November 16, 2015

Using a Vintage Soviet Lens with a Tilt Shift Adapter for Breathtaking Bokeh

Weird Lens Challenge Bokeh
In the latest installment of Mathieu Stern's Weird Lens Challenge, he went all in to create some of the dreamiest bokeh you've ever seen.

If you need a refresher on Stern, he's the Paris-based photographer behind the new web series, Weird Lens Challenge, where he tracks down the strangest, most unique lenses that he can find, shows you how he adapts them to a modern mirrorless camera, then shoots some video with them. The first episode featured a 105 year-old lens from a vintage Eastman Kodak folding camera. Needless to say, it was pretty damn cool, but not particularly practical.

Today's episode, however, features a lens that is far more accessible: the hallowed Jupiter-9 85mm f/2, which is widely regarded in the world of vintage lenses as having some of the smoothest bokeh around. When it's paired with an M42 tilt-shift adapter, the bokeh becomes breathtaking. Check it out:

Here's what Stern had to say about how he went about creating this dreamy bokeh:

The Jupiter 9 — famous for being a bokeh monster — has the same swirly effect as the Helios lenses but even stronger, being very close the Petzval lens. The lens was screwed to an M42 to NEX Tilt Shift Adapter ring, then to the Sony A7II. Mixing a tilt ring, which makes weird bokeh on any lens, with a bokeh monster like the Jupiter 9 will get you some amazing results.

The best part of this is that the Jupiter lenses are easy to find through auction sites, and they're generally pretty affordable, ranging anywhere from $75 to $200. Some of the other vintage Soviet lenses, like the lauded Helios 58mm, are even more affordable, and make a great addition to any filmmaker's camera bag thanks to their distinctive look, adaptability, and low price.

If you want to keep up with new episodes of the Weird Lens Challenge, make sure you subscribe to Stern's YouTube channel    

Your Comment

12 Comments

I love the look of older Russian glass; attaching it to a tilt-shift adapter ring is a great idea for further stylizing the dream-like images these lenses produce! Very cool.

November 16, 2015 at 3:45PM, Edited November 16, 3:45PM

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Philip Heinrich
Director, Producer
1022

Been thinking about pulling the trigger on a few vintage Russian lenses on eBay. This makes them even more tempting.

November 16, 2015 at 4:24PM

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Emerson Shaw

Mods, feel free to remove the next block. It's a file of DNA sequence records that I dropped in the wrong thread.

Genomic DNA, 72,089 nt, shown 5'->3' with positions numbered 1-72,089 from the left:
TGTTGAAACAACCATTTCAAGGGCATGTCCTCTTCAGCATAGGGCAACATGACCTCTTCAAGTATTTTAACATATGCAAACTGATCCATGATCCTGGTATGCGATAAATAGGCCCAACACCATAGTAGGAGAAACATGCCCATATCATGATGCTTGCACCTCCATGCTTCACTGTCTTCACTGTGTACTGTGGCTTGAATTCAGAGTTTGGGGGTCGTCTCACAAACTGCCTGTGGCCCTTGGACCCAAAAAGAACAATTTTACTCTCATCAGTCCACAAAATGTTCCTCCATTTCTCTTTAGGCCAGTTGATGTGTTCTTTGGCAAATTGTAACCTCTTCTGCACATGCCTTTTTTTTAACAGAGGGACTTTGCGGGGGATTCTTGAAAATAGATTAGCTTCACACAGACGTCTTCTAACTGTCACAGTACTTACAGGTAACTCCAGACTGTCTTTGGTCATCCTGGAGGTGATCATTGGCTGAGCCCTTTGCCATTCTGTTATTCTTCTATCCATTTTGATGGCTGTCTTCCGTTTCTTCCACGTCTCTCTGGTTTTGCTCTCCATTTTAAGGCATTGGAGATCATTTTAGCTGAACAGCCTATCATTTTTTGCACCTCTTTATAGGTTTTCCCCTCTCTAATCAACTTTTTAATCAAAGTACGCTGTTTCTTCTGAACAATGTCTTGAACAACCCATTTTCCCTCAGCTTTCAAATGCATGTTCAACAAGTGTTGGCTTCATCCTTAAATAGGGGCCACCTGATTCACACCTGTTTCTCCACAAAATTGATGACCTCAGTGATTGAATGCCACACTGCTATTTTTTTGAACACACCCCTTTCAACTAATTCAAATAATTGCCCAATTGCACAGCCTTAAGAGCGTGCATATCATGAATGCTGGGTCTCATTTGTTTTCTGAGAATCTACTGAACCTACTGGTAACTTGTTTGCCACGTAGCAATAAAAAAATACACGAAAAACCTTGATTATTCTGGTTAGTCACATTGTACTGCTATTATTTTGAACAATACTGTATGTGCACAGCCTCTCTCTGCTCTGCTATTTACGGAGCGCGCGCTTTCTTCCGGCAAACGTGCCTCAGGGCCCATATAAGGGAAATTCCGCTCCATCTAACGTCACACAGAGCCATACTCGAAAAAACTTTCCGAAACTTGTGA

Student
704

One thing I'd add is that many of these lenses are genuinely good quality for the price and not just useful for dream effects. The bokeh texture of the Helios 44-2 58mm and Mir 1B, for instance, is distinctive, but when it comes to the things that are in focus, I have found them sharper than most of the old Nikkor lenses.

November 16, 2015 at 5:18PM

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Philip Heinrich
Director, Producer
1022

Great to know! I've actually been using an old nikkor 50mm on my t3i.

November 16, 2015 at 8:58PM

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Emerson Shaw
Student
704

I understand that some of the old lenses are made with some radioactive materials (thorium, etc). Does anyone know if there are any that Russian ones that we need to be wary of ?
Bokeh-wise, impressive to my eye. I'm not expert, but I have seen bokeh footage from some modern sensor/lenses which look more like some sort of digital interference than having any dreamy quality. Nice images here.

November 16, 2015 at 5:42PM, Edited November 16, 5:42PM

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Saied M.
1331

I don't know about the Russian lenses, but I know a lot of Takumar lenses had this issue. A lot of people seek it out though for the yellowing effect it has over time on the lenses.

November 16, 2015 at 10:34PM

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That is all kinds of sexy. I bought a Jupiter 9 a couple of years ago just for the bokeh and it quickly became one of my favorite lenses. I never thought to pair it with a tilt shift adapter though. Excellent post.

November 16, 2015 at 10:27PM

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Nice. I've moded my Helios 44 to match anamorphic lens bokeh. You can check it out here http://renderstory.com/the-anamorphic-format/

November 16, 2015 at 11:05PM, Edited November 16, 11:05PM

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Einar Gabbassoff
D&CD at Frame One Studio
1261

Also amazing to freelens with these lenes! Check out
www.lensbender.net for another way to mount these to our camera. Can we some wicked looks. The Lens shield is another way you can protect your sensor while shooting :)

November 18, 2015 at 6:34AM, Edited November 18, 6:34AM

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Really awesome stuff.

November 19, 2015 at 9:54AM

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Asher Ohayon
Film Director / Cinematographer
88

So is this the new thing to replace lens flares?

November 21, 2015 at 12:22AM, Edited November 21, 12:22AM

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Ryan Gudmunson
Recreational Filmmaker
699

So I fell in love with the look of this video and purchased a Jupiter 9. I also purchased a Kipon Tilt Shift adapter but, unfortunately, I bought an EOS-M mount instead of a standard EOS to go onto my Canon 6D. I have sent the tilt shift back but am now having a hard time finding a M42 to EOS tilt shift. Do you have any suggestions for a tilt shift adapter that will work for the 6D? Will this lens work with a full frame Canon or will there be crop? Thank you for any help, I am dying to start shooting with this set up!

February 6, 2016 at 8:03PM, Edited February 6, 8:05PM

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Austin Welch
Director of Photography
81